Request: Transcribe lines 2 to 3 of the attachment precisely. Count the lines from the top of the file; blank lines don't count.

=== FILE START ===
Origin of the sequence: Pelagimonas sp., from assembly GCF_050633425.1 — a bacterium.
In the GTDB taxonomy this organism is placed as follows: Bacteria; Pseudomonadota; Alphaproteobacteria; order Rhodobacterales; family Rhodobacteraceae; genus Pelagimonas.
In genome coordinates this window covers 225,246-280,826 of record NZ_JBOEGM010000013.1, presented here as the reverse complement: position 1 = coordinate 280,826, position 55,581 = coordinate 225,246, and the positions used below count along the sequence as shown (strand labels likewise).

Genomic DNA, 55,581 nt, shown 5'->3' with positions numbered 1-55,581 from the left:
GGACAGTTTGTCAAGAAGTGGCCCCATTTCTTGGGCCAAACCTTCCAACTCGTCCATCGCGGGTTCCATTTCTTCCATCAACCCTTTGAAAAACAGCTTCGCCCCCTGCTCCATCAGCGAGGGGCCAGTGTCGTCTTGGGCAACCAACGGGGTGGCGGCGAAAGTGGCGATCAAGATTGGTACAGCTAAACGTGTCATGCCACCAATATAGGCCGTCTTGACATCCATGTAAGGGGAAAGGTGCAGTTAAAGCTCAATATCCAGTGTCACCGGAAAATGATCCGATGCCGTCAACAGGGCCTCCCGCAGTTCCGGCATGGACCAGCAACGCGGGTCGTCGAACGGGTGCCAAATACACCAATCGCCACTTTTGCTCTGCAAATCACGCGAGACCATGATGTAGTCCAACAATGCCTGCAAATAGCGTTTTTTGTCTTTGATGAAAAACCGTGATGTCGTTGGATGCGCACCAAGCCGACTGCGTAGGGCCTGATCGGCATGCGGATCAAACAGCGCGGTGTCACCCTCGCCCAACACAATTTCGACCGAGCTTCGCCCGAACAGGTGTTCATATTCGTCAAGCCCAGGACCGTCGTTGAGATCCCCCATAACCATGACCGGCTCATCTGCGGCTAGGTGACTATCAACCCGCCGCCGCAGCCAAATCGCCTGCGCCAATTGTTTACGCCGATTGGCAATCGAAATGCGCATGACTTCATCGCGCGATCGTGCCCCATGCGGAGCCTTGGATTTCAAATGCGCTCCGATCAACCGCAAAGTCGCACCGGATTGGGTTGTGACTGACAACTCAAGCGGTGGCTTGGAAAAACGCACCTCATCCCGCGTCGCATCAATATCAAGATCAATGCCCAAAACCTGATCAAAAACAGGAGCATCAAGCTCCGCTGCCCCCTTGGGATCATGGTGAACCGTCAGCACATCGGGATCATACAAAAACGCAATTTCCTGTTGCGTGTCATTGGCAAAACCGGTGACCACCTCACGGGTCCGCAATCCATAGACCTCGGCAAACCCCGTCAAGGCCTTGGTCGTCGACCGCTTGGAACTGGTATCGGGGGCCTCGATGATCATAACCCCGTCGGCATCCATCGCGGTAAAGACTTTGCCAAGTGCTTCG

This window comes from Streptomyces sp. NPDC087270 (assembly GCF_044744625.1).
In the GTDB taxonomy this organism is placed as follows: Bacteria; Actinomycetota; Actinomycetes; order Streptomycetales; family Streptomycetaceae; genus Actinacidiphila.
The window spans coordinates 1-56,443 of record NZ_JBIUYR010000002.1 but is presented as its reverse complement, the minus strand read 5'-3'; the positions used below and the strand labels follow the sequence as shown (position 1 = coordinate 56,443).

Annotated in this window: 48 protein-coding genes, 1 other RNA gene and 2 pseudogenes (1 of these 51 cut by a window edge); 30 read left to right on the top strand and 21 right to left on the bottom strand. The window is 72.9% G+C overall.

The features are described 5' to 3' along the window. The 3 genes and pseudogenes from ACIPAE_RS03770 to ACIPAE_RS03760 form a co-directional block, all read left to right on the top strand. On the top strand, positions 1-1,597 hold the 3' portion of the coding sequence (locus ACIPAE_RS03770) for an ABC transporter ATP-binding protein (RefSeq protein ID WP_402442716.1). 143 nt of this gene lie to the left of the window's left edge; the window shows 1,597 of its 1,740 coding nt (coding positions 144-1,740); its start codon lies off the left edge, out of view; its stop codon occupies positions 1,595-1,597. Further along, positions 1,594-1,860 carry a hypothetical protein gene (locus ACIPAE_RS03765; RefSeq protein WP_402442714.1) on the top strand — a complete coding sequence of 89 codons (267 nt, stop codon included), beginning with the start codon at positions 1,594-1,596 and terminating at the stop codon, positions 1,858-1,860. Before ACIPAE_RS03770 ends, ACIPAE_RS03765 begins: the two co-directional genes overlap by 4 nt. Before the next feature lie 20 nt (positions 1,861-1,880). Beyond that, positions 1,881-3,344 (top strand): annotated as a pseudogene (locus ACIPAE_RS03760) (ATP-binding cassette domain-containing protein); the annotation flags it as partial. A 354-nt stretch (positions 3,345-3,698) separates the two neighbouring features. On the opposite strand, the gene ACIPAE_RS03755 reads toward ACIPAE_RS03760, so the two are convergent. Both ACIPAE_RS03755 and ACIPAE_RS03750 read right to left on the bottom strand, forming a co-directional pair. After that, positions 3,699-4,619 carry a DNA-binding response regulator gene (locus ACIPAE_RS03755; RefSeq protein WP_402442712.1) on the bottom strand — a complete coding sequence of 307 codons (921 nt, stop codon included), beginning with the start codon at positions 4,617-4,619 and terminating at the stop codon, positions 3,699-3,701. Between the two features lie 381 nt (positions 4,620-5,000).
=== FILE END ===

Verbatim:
In the GTDB taxonomy this organism is placed as follows: Bacteria; Pseudomonadota; Alphaproteobacteria; order Rhodobacterales; family Rhodobacteraceae; genus Pelagimonas.
In genome coordinates this window covers 225,246-280,826 of record NZ_JBOEGM010000013.1, presented here as the reverse complement: position 1 = coordinate 280,826, position 55,581 = coordinate 225,246, and the positions used below count along the sequence as shown (strand labels likewise).